(JLP) with the Bustamante Industrial Trade Union (BITU) and the People's National Party (PNP) with the National
Workers Union (NWU). A third party, the National Democratic Movement (NDM), was created in October 1995; it
does not have links with any particular trade union, and its leading figures have mostly withdrawn from it or significantly
reduced their activity.

In 2005, JLP leader Edward Seaga (who had headed the party since 1974), announced his resignation from that
position. He was succeeded by Bruce Golding, who had been a government minister under him in the 1980s, but who
had broken from the JLP to found the NDM and had subsequently returned to the JLP.

In March 2006, Portia Simpson-Miller was appointed Jamaica's seventh Prime Minister. She is the first woman in the
country's history to hold the position of Prime Minister of Jamaica.

On September 11, 2007, Bruce Golding assumed office as Prime Minister of Jamaica.

The 2011 Jamaican general election was held on 29 December 2011 in Jamaica. The election was contested mainly
between the nation's two major political parties, the governing Jamaica Labour Party (JLP), led by Andrew Holness,
and the Portia Simpson-Miller-led opposition People's National Party (PNP). The result was a landslide victory for the
PNP which won 42 of the 63 seats, a two-thirds majority

Source: Wikipedia: Politics of Jamaica
None reported.
U.S. State Department
United Nations Human
Rights Council
Amnesty International
Human Rights Watch
Freedom House
None reported.
Transshipment point for cocaine from South America to North America and Europe; illicit cultivation and consumption
of cannabis; government has an active manual cannabis eradication program; corruption is a major concern; substantial
money-laundering activity; Colombian narcotics traffickers favor Jamaica for illicit financial transactions
Independent Jamaican
Council For Human Rights
2011 Human Rights Report: Jamaica
Bureau of Democracy, Human Rights, and Labor
11 Country Reports on Human Rights Practices
25, 2012

Jamaica is a constitutional parliamentary democracy. On December 29, the opposition Peoples National Party (PNP) won 42 of the
63 seats in the House of Representatives, and PNP leader Portia Simpson Miller was sworn in as prime minister on January 5,
2012. The leader of the defeated Jamaica Labour Party (JLP), Andrew Holness, served as prime minister after October 23,
following the unexpected resignation of Prime Minister Bruce Golding. International election observers deemed the elections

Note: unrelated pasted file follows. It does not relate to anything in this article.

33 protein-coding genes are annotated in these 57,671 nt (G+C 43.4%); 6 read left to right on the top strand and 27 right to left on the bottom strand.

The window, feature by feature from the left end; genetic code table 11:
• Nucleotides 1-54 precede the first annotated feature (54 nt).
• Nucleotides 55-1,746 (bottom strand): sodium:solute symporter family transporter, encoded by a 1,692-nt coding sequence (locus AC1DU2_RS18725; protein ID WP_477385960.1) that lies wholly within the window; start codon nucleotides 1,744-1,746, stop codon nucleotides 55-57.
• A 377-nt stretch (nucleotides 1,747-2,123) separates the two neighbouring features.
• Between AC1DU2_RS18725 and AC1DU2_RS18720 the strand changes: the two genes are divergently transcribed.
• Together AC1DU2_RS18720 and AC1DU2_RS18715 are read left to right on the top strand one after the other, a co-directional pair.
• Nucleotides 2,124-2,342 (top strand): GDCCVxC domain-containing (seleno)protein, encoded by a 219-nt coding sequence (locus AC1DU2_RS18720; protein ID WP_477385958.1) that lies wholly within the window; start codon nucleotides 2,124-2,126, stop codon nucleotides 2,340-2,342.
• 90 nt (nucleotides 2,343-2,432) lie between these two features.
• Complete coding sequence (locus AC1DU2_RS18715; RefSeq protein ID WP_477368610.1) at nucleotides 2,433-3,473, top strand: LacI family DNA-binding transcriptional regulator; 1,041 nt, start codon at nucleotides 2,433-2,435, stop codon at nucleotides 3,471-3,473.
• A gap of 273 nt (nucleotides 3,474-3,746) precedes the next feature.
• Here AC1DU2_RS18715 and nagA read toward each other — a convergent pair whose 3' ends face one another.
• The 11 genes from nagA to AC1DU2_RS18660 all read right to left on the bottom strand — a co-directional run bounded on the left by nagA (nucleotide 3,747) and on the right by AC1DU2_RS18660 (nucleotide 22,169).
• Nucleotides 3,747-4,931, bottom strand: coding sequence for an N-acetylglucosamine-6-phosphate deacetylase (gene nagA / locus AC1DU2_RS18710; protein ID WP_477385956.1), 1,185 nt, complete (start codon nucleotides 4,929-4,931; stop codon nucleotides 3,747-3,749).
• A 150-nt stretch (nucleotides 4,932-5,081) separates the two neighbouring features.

transparent, free and fair, and without violence. During the year there were instances in which elements of security forces acted
independently of civilian control.

The most serious human rights problems in the country were alleged unlawful security force killings, instances where cases
involving the violation of rights were not resolved in a timely way, and poor prison and jail conditions, including abuse of detainees
and prisoners.

Other human rights problems included an overburdened judicial system and frequent lengthy delays in trials, violence against and
sexual abuse of children, violence and discrimination against women, trafficking in persons, and violence against persons based on
their suspected or known sexual orientation.

The government took some steps to punish members of the security forces who committed abuses, but there were other instances
where no arrests or prosecutions occurred, providing impunity for police who committed crimes.
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Human Rights Committee
103rd session
Geneva, 17 October – 4 November 2011
Consideration of reports submitted by States parties under article 40 of the Covenant
Concluding observations of the Human Rights Committee


A.        Introduction
2.        The Committee welcomes the submission of the third periodic report of Jamaica, albeit 10 years late. The Committee
expresses appreciation for the information contained therein and for the opportunity to renew its constructive dialogue with the
State party. The Committee is grateful to the State party for its written replies (CCPR/C/JAM/Q/3/Add.1) to the list of issues,